Meyer takes a short break between books in the Lunar Chronicles to explore the back story of evil Queen Levana.
As the title suggests, here Meyer riffs on “Snow White,” positioning Levana as the wicked queen. As the novel opens, Princess Levana and her older sister prepare for the funeral of their assassinated parents. Levana chafes at the knowledge that her sister will take the throne—Levana is intelligent and politically engaged, while her lovely sister seems interested only in sexual conquest. The 15-year-old princess also yearns for kind, handsome guard Evret Hayle, who is unaccountably in love with his beautiful, pregnant wife. Physical beauty is something the scarred princess can achieve only by casting a Lunar glamour; fortunately, she is very skilled in the art. She is so adept, in fact, that she uses it to lure Evret to her bed and to the altar when his wife dies in childbirth; the only blot on her happiness is baby Winter, her stepdaughter—and her sister, and the Moon’s dwindling resources….With this book, Meyer sets herself a formidable challenge. Her overall story and the original fairy tale’s structure both demand that Levana end the book thoroughly evil, creating a deterministic, negative character arc. Although she strives to make Levana initially sympathetic, she must also plant the seeds of her cruelty and megalomania; the result is that Levana goes from merely bratty to out-and-out repellent. The author also deprives herself of the opportunity to play to her strengths: quick, cinematic changes in scene and chemistry between her characters. With virtually no action and no sparks flying, the plot slogs along to an end readers know already, leaving them free to notice Meyer’s malapropisms, grammatical errors and awkward metaphors.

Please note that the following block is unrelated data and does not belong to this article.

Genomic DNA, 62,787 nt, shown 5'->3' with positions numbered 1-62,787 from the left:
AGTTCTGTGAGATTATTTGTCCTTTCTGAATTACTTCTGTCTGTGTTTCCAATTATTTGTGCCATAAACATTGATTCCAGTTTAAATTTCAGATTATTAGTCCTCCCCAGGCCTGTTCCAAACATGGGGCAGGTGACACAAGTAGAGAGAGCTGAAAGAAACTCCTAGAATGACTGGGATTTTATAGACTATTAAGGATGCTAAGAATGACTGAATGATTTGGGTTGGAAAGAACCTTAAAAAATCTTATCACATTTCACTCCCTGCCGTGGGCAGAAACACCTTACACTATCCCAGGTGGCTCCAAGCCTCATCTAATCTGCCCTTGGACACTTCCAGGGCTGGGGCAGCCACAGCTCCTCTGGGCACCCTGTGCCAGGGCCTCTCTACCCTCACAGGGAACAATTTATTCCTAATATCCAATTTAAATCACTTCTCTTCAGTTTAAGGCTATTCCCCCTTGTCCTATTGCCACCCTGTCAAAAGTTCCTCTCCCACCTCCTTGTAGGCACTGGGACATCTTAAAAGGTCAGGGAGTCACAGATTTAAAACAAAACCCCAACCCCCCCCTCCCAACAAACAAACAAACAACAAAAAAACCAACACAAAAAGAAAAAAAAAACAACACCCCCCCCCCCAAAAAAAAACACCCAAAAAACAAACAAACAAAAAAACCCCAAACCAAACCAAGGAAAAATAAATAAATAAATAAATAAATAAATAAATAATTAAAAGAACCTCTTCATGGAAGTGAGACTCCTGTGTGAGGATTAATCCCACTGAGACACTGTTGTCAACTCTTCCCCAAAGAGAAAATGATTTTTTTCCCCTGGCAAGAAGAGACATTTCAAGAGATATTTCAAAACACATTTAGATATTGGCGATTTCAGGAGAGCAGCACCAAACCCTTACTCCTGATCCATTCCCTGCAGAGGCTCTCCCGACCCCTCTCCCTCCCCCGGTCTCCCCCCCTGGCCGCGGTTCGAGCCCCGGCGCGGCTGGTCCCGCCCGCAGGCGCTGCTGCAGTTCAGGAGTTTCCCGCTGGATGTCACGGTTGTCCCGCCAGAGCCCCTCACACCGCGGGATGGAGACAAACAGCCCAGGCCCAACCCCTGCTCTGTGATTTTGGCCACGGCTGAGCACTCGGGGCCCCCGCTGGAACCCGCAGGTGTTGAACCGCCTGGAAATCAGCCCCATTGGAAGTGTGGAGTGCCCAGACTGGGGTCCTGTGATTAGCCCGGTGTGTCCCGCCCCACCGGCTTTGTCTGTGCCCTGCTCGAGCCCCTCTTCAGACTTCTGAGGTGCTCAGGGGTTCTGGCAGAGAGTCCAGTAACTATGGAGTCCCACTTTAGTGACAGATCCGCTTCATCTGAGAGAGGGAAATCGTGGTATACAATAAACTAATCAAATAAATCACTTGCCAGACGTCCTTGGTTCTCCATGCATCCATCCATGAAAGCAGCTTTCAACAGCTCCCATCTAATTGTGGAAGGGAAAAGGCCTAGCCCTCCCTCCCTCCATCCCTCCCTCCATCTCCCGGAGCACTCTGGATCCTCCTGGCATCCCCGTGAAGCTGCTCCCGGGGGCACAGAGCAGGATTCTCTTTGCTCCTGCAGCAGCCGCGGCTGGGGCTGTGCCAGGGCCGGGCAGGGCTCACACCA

Fans should just wait for Winter, coming in fall 2015. (Science fiction/fairy tale. 13 & up)